San Francisco Board of Supervisors President Shamann Walton announced a resolution this week to create a new Pacific Islander Cultural District spanning the Visitacion Valley and Sunnydale neighborhoods.
Before announcing the resolution at the board meeting Tuesday, Walton said at a press conference at City Hall that the new district will recognize the contributions from the Pacific Islander community in The City:
“It is very important that we promote the contributions, the leadership, the work of the Pacific Islander community here in San Francisco. It has always given me great honor to work with the very diverse cultures that we have here.”
Walton said establishing the cultural district would make a statement of continued support for the Pacific Islander community, and ensure they receive resources and support from The City.
The proposed heritage district is bounded roughly by Mansell Avenue through McLaren Park to Visitacion Boulevard, Bayshore Boulevard, Geneva Boulevard, then along Moscow, France and LaGrange Streets. The proposal includes Crocker Amazon playground and soccer fields, plus a portion of McLaren Park. Most of the district would be located in District 10, represented by Walton, with its southwest portion extending into District 11, represented by Ahsha Safai. District 1 Supervisor Connie Chan, representing the Richmond District, co-sponsored the resolution.
U.S. Census data shows that 0.4 percent of the population in The City identified solely as Native Hawaiian or Pacific Islander. A report from the Regional Pacific Islander Taskforce showed the Pacific Islander population grew by 27 percent from 2000 to 2017 in California.
Walton’s office said the Pacific Islander community has been in The City for over 100 years, settling mostly in the Visitacion Valley and Sunnydale neighborhoods. After World War II, many Pacific Islanders migrated from American Samoa to San Francisco for job opportunities, including working in the Hunters Point Naval Shipyard.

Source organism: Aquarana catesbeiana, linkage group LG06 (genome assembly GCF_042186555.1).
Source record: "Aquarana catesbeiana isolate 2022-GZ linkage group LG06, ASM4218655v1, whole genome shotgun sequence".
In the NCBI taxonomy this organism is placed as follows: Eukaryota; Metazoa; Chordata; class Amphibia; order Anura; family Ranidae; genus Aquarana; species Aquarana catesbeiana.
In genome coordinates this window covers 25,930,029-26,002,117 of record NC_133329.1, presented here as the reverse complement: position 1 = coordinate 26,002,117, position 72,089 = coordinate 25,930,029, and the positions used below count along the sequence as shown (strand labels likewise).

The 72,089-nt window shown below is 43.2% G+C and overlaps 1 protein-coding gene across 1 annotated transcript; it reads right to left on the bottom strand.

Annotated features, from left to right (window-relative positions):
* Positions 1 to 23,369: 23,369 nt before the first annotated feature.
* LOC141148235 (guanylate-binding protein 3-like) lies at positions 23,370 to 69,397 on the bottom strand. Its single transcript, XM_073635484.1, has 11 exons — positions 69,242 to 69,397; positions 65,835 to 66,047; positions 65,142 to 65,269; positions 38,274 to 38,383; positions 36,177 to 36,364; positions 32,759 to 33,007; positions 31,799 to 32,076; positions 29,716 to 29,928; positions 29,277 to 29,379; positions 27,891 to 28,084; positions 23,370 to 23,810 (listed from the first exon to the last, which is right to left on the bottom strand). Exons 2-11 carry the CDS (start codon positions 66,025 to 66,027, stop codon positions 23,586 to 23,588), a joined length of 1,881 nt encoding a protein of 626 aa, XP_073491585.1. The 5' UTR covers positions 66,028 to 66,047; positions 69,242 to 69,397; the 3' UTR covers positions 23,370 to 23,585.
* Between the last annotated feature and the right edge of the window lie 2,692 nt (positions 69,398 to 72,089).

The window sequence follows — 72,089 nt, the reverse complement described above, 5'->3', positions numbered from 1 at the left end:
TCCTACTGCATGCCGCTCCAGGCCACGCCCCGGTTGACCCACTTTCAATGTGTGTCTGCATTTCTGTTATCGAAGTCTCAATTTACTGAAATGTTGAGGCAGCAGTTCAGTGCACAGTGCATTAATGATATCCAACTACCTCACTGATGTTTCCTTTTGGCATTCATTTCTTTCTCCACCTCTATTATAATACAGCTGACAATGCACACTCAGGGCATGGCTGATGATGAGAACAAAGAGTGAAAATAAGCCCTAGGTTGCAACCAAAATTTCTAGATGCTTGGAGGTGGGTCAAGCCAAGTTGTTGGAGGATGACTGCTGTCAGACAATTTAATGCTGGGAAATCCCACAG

The influx of Pacific Islanders from the 1950s through the 1980s was also attributed to the Mormon Church, who recruited and sponsored them for missionary work, Walton’s office said.
Ponipate Rokolekutu, professor of Pacific Islander Studies at San Francisco State University, said this was a pivotal moment for the Pacific Islander community:
“This initiative is a fight against the erasure of our culture to ensure that there is visibility to uplift the community.”
Faauuga Moliga, former San Francisco Board of Education member, said he used to get calls from parents about why Pacific Islander kids were not showing up for school, but said that kids are now feeling seen. Moliga said Leola Havard Early Education, a Samoan preschool in the Bayview, has the highest attendance and is unable to accept more kids:
“They feel seen and when you see people whether they’re black, Latin, Native American, Pacific Islander, they’re gonna show up. They’re gonna show up because they believe that you care about them.”
District 1 Supervisor Connie Chan, representing the Richmond District, is a co-sponsor of the resolution. If passed by the board, the Pacific Islander Cultural District would become the 10th cultural district in The City.
Jerold serves as a reporter and San Francisco Bureau Chief for SFBay covering transportation, City Hall, and the Mayor's Office in San Francisco. His work on transportation has been recognized by the San Francisco Press Club. Born and raised in San Francisco, he graduated from San Francisco State University with a degree in journalism. Jerold previously wrote for the San Francisco Public Press, a nonprofit, noncommercial news organization. When not reporting, you can find Jerold taking Muni to check out new places to eat in the city.